Photography tips – photographing people

JodieLocation shoot, Inspiration, Personal work, Family PortraitureLeave a Comment

I am a wedding and portrait photographer based in Stafford. I use both studio and natural lighting and can often be faced with technical challenges during a photography session. Just a few simple hints and tips for photographing people – including a couple of images of my number one model 😉

  • Good lighting is key to good quality images that are clear and sharp- shoot outside if you can and avoid tungsten lighting (low indoor bulb lighting) If you are shooting indoors try adjusting your white balance settings to avoid yellow colour casts. This article helps to explain white balance in more detail
  • If indoors try shooting near a window for soft natural light – see image example below (window to camera right)Jodie Brennan Photography
  • Use a light coloured wall or even a white surface to ‘bounce’ your flash or reduce shadows. Remember black surfaces will absorb the light and white will reflect it.
  • Simple but easily forgotten – remember to make sure your lens is clean by using a soft non scratch cloth, if not you will have mysterious smudges which will degrade your image.
  • If you are struggling to focus remember every camera/lens has an optimum focal distance meaning you may be too close to your subject. To focus half press the shutter (button) to get it to ‘lock focus’ –  you can always lock focus and then re-frame the image.
  • Get people to relax and try to help them forget about posing too much, make them laugh. For young children or babies singing or making animal noises is always a winner! (if a little embarrassing)
  • Add some ‘life’ to your portrait images by trying to get a ‘catch light’ in the subject’s eyes – i.e the white square or spot in the eye reflecting from your light source such a window or even the sky.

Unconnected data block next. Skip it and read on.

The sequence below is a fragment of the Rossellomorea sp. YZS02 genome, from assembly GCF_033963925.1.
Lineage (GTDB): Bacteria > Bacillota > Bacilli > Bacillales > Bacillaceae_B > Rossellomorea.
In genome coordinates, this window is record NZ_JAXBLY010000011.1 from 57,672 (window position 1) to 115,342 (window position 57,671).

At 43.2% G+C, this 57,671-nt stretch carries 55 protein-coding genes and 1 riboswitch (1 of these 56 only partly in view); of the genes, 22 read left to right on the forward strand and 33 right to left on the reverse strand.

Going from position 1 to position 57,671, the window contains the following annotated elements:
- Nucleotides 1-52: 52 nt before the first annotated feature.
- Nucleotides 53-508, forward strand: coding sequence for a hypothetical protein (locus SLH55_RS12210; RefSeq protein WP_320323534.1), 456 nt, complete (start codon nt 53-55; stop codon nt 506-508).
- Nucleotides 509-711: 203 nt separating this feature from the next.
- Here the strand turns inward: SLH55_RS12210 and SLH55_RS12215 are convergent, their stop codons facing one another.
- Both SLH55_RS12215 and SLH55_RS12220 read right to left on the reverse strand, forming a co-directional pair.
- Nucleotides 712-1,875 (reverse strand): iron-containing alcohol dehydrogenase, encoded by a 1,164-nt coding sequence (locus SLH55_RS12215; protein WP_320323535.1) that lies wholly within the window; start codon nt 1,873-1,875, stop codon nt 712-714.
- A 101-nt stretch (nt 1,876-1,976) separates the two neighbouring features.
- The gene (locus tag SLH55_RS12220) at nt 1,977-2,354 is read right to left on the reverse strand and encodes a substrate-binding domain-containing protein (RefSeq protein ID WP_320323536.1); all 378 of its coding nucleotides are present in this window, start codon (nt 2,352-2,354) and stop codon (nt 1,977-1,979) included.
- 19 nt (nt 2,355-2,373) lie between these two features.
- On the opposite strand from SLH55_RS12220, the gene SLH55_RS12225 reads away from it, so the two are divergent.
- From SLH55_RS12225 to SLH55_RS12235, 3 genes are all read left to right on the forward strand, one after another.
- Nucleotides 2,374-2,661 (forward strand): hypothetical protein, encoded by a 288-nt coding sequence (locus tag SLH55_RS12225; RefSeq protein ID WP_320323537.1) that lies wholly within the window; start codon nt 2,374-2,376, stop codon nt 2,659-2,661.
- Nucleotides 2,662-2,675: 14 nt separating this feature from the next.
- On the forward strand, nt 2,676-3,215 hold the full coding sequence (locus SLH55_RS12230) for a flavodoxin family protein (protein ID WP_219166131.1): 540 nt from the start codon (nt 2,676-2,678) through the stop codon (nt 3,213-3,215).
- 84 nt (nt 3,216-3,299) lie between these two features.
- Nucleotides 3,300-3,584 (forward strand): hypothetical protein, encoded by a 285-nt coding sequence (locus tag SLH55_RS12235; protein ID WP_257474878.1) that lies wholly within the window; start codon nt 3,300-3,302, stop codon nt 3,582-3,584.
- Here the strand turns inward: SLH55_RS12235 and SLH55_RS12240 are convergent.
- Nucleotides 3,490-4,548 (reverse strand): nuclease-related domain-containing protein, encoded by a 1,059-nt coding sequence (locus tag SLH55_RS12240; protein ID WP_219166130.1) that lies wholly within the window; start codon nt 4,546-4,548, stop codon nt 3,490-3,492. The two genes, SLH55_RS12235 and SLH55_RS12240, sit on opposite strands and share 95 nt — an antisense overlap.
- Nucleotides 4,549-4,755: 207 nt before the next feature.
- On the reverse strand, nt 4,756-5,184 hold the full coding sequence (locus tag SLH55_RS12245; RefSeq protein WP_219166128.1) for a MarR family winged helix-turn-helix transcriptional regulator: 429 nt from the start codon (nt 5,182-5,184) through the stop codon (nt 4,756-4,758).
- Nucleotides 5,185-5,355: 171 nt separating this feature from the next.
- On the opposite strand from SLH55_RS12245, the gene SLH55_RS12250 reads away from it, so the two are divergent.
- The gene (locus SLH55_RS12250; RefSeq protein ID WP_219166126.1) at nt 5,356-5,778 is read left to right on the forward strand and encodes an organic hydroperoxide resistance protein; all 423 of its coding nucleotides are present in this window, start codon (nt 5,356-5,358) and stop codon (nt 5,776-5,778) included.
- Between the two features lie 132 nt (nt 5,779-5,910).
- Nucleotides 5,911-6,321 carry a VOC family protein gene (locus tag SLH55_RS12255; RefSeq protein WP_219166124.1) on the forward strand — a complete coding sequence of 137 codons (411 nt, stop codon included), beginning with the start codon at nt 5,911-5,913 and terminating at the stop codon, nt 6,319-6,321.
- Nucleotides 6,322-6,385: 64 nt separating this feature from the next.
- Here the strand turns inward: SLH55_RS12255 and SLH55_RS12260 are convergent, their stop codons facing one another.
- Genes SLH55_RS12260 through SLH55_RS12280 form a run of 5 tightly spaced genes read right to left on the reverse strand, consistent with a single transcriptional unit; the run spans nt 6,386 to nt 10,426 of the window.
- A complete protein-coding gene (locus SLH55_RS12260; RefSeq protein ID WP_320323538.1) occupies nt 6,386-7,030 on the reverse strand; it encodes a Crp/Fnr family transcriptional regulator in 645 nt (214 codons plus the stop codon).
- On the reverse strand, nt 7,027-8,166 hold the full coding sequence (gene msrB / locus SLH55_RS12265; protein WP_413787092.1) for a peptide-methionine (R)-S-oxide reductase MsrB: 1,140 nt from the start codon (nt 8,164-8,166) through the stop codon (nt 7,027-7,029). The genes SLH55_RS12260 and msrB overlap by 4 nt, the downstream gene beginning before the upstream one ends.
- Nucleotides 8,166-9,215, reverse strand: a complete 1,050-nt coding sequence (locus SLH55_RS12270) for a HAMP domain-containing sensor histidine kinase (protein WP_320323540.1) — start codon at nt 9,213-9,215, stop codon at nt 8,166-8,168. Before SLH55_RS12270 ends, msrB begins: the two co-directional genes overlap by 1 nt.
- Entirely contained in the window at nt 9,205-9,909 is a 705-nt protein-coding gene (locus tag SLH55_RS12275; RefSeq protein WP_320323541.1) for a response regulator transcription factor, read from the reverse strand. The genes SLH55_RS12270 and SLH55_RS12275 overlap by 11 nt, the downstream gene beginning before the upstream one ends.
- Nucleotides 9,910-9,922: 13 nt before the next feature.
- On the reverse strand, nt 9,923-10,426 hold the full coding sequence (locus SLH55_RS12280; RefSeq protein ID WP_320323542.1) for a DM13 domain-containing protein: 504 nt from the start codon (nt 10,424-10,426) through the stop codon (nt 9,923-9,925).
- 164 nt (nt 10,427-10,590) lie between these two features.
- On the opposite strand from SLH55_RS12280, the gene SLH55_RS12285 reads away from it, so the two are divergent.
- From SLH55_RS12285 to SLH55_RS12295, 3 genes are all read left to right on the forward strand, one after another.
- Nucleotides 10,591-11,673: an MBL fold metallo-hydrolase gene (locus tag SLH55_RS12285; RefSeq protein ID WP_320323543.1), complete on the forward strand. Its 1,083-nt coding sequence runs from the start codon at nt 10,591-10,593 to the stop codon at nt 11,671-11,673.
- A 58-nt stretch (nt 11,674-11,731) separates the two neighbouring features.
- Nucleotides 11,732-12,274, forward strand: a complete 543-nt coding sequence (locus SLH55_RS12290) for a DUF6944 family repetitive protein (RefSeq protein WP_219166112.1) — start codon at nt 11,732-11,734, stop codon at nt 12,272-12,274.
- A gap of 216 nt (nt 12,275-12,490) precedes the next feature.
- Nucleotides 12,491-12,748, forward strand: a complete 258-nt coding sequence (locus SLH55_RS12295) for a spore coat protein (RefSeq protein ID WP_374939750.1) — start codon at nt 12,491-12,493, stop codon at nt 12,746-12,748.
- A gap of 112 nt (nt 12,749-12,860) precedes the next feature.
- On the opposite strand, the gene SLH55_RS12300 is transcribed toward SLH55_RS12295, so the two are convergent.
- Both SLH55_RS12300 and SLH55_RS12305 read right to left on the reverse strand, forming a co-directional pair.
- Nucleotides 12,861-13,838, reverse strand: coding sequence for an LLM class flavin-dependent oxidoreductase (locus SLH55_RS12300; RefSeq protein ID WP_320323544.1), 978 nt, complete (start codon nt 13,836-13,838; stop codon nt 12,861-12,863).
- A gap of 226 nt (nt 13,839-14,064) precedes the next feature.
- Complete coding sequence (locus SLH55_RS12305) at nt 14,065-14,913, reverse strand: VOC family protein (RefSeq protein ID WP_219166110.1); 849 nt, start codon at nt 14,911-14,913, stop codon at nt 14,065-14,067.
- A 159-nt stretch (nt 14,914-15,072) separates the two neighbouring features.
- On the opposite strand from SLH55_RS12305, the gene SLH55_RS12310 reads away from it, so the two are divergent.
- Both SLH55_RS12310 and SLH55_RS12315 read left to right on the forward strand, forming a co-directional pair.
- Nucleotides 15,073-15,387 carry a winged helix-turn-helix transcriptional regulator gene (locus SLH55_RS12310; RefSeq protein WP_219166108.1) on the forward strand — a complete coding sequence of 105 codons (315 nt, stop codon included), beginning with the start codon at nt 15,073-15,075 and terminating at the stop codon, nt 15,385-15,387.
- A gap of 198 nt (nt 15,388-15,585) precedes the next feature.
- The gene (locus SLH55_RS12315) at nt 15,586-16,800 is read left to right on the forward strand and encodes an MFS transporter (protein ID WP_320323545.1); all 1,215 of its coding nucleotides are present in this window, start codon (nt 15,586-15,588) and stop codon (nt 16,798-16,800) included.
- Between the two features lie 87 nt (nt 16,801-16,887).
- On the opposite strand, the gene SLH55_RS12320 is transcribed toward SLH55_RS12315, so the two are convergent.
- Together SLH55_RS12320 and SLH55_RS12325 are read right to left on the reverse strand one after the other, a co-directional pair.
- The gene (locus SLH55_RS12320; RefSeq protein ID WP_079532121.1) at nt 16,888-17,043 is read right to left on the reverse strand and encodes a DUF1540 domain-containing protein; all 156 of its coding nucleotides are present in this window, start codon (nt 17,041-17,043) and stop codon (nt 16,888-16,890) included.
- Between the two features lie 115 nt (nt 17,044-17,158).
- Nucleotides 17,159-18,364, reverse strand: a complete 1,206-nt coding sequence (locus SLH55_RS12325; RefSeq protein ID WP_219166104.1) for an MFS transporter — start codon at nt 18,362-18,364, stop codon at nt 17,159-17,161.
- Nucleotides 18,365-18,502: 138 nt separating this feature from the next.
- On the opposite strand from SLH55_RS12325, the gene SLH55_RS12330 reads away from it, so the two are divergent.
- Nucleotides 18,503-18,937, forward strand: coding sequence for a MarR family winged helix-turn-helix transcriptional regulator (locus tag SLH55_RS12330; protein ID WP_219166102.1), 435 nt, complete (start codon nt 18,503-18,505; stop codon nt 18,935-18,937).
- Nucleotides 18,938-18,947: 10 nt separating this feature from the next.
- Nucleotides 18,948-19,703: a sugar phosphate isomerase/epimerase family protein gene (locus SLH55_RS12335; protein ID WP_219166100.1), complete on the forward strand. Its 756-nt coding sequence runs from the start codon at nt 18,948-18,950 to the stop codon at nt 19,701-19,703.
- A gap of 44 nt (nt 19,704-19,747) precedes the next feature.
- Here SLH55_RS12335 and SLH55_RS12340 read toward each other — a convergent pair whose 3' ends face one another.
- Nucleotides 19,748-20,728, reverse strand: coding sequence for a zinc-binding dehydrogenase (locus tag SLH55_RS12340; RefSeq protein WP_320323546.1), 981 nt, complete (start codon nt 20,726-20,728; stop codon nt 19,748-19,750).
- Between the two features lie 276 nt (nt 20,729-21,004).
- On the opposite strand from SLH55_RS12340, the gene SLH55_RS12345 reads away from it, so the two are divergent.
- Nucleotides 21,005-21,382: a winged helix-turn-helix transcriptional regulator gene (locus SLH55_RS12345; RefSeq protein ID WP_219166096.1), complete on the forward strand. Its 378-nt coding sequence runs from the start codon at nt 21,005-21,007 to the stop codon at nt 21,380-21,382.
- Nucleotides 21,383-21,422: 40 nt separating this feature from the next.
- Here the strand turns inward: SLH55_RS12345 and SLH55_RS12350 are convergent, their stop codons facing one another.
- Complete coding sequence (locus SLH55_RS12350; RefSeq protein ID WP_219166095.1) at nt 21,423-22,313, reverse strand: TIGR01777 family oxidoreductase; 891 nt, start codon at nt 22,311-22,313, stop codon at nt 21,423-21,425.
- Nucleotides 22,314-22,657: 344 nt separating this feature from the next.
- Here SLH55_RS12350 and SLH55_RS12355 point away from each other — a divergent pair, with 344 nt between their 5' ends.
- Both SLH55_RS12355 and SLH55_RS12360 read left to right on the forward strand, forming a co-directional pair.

• Avoid using a wide-angle lens too close to a subject –this can create an unattractive exaggeration of features. This article shows how your lens can effect the look of your portrait Those of you looking to purchase a lens for attractive close-ups of your children a 50mm prime lens is fab in my opinion.
  • Subjects don’t have to be looking at the camera; some of the best shots can be of natural expressions, caught off guard.
  • With shy subjects it may help to get them to look down, you count to three and get them to look up on ‘3’ – just as you shoot. That way they aren’t concentrating on the camera too much and sometimes it helps them to relax and you might get a smile!
  • Don’t be afraid to get in closer (not just with the zoom) and crop as well. Using the macro setting (often indicated by a small flower icon) can be very useful to get some detailed shots or close-ups.
  • With young children or babies get down to their level, try to avoid shooting down onto them. It is far less intimidating and you get more natural images that way. I spend a lot of time in the studio sliding around on the floor!
  • For adults, take your shot from slightly above them – this is much more flattering. It also helps if your subject lowers their chin too. This simple photo set illustrates the techniques in action
  • To avoid lens flare shoot with the sun behind you. However I often shoot ‘into the sun’ (if the sunlight is particularly bright) as this stops your subject squinting and looking uncomfortable. If you are shooting into the sun, and your camera has one, a lens hood is very useful, again this helps avoid lens flare (lens flare can be used in a creative way so don’t always rule it out) You could also use a bit of flash to avoid harsh shadows on your subject (this is called “fill-in flash”) Alternatively find some ‘open shade’ out of the glare of the sunlight, the shade of a large building or tree works well.

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